Charter Communications CEO Tom Rutledge told an industry audience late Wednesday that cable consolidation would not only help keep programming costs down, it would open up the consolidator to a world of opportunity in the business services market.
Rutledge, speaking at the Bank of America Merrill Lynch Media, Entertainment & Communications conference in Los Angeles, said additional scale would allow an operator to provide business services on a nationwide basis.
He added that most acquisitions offer costs synergies but they are often one-time benefits.
“Is there some scale level where it could be transformative and actually change the leverage in the business?” Rutledge asked. “I think there is. There are a variety of things that could be opened up if that were to occur – one is programming leverage and another is the whole telephone business and the ability to serve national clients, national phone customers that are in multiple locations.”
He added that in Charter’s footprint alone, businesses spend about $9.5 billion annually on telecom services. He added that Charter is expected to capture about $800 million of that business this year.
Charter has been at the forefront of consolidation talk in the industry ever since Liberty Media, run by cable legend John Malone, purchased a 27% interest in the MSO in March. In June, Charter and Liberty reportedly made overtures to Time Warner Cable concerning a possible merger, but were rebuffed. Since then, Charter has apparently hired investment banker Goldman Sachs to investigate possible M&A opportunities.
Rutledge was named CEO of Charter in late 2011 after a long stint as chief operating officer at Cablevision, where he was responsible for helping to grow that MSO into the most highly penetrated cable operator in the country. At the Merrill Lynch conference, Rutledge said he had his eye on Charter for years.
“When I was looking at Charter several years ago before I left Cablevision, I looked at it as an acquisition; I wanted to buy it,” Rutledge said. “That was not to be. So, I actually thought about it, well I’ll run it. The reason I wanted to run it was the same reason I wanted to buy it – I looked at it as an under penetrated asset.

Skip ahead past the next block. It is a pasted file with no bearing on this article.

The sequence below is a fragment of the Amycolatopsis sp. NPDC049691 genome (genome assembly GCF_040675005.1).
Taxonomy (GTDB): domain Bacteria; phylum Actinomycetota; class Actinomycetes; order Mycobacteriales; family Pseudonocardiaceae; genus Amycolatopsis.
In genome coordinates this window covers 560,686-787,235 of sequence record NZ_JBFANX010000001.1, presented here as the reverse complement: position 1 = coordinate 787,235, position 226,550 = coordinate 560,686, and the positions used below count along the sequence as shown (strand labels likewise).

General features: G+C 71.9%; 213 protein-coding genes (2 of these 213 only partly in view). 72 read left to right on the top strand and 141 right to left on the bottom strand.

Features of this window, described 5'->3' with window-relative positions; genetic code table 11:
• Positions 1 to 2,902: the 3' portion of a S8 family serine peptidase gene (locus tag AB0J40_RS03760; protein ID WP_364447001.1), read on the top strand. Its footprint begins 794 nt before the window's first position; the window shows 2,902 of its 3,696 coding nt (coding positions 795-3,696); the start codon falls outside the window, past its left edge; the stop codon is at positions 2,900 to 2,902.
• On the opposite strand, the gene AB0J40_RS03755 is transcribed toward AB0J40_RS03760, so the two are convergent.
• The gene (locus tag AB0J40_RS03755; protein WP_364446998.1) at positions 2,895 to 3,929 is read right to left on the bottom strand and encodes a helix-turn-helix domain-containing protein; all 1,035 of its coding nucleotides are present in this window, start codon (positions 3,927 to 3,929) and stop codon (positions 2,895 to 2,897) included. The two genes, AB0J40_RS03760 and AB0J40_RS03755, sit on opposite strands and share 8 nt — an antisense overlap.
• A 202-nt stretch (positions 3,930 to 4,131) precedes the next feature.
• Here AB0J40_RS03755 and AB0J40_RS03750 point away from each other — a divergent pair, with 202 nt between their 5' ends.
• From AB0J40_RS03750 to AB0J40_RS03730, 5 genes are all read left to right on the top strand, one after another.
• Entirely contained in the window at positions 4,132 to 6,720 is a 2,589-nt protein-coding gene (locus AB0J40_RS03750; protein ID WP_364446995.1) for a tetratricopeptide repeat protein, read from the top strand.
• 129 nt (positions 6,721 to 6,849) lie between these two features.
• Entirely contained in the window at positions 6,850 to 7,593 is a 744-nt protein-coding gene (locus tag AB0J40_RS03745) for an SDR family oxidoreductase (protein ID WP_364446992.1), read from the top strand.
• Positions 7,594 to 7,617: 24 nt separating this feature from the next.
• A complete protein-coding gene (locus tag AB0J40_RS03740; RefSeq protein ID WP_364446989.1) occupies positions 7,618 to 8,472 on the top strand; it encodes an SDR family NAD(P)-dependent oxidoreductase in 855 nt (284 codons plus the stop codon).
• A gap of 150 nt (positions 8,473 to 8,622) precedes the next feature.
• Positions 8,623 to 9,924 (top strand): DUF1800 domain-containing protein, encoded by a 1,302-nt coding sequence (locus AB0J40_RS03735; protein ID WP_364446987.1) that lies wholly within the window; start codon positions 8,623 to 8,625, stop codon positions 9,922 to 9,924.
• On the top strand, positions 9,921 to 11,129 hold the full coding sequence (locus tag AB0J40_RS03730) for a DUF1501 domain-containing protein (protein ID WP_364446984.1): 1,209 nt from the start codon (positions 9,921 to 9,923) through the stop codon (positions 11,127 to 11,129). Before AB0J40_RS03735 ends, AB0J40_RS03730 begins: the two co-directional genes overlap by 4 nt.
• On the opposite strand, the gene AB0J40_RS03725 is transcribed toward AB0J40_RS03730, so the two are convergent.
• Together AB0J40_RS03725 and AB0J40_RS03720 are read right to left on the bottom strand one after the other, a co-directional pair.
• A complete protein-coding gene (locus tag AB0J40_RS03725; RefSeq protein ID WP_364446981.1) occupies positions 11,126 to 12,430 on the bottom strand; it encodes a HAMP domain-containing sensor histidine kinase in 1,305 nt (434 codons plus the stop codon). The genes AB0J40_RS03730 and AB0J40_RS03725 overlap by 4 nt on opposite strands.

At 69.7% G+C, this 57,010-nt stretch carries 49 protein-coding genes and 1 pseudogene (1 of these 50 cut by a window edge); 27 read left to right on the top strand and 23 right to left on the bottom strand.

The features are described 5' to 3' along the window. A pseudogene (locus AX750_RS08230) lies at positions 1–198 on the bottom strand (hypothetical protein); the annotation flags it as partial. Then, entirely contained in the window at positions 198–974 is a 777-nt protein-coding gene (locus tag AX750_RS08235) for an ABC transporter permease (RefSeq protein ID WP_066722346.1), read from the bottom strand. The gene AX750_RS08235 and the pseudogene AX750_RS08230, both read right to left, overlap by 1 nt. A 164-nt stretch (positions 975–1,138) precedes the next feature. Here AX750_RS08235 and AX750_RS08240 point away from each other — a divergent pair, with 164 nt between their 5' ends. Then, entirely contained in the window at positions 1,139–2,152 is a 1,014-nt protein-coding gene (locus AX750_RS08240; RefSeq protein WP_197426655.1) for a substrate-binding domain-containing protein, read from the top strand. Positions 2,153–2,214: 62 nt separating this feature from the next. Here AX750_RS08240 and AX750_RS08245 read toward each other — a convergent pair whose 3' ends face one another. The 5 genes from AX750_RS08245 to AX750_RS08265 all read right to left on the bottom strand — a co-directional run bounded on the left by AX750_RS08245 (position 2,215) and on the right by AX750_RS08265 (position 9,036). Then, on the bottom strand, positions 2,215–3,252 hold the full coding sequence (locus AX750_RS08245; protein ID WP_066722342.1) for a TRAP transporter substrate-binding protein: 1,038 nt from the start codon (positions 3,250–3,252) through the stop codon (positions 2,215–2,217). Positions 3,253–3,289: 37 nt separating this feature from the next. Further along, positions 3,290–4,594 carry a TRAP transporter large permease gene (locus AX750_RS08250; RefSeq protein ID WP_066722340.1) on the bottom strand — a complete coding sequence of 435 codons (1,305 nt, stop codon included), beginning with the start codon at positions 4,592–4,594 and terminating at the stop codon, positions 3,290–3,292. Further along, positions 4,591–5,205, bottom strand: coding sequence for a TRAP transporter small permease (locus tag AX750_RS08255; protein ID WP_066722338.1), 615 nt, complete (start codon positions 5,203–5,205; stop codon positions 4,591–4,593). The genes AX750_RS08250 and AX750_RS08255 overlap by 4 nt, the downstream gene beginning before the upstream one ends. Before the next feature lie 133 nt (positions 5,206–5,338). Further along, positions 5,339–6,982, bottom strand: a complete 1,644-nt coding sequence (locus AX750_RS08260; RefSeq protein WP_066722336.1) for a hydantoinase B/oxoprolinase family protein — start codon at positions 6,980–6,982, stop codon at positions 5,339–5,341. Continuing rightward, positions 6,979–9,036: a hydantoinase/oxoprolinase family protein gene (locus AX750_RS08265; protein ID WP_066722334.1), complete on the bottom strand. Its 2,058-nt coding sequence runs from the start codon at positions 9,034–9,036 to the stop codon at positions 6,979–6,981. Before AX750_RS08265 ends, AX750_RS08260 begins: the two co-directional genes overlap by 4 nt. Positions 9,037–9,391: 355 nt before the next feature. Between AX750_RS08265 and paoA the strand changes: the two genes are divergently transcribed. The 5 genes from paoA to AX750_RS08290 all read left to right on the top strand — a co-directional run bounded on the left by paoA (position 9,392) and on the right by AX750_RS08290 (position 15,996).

“I basically think the whole cable industry as an under penetrated asset,” he continued. “And I don’t think there is a lot of difference when you get to a certain size between one cab company and another in terms of the demographics that it serves. They’re all pretty much alike when you get to a certain amount of scale. And most of the big companies that we all talk about publicly are at that scale.”
Rutledge said he still sees a huge growth organic opportunity at Charter – since he took the helm Charter has upgraded its plant and expects to be all-digital by the end of this year and has repackaged its products and promotional offerings.
Those initial promotions are scheduled to roll off soon and Rutledge said the company is well-prepared to hold off any potential defections due to a price change because it is offering a better value.
“We think that we’re going to do that successfully because what we put in the house was an all-digital product with a high-speed data service that was truly high-speed and a good voice product at a good price. When you look at the whole package, even with the price increase, it’s still a better value for the consumer. We have high expectations about the growth that is going to come out of all those changes we made. ”
Customer service also will play a role in customer retention and growth, and he pointed to a recent acquisition – the former Bresnan Communications – as an example. Rutledge has a unique perspective on Bresnan in that he bought it twice – in 2010 as COO of Cablevision and earlier this year as CEO of Charter.
“The first time I bought it [Bresnan], it was really a traditional cable operation. They were small cable systems, all independent operated cable systems in small markets, they had a lot of analog signals, they had slow data speeds, but they had higher penetration than the average MSO,” Rutledge said. “The reason they did is they had really high quality service. Bill Bresnan was a quality service operator. I think of service as a product. It covers a lot of sins.”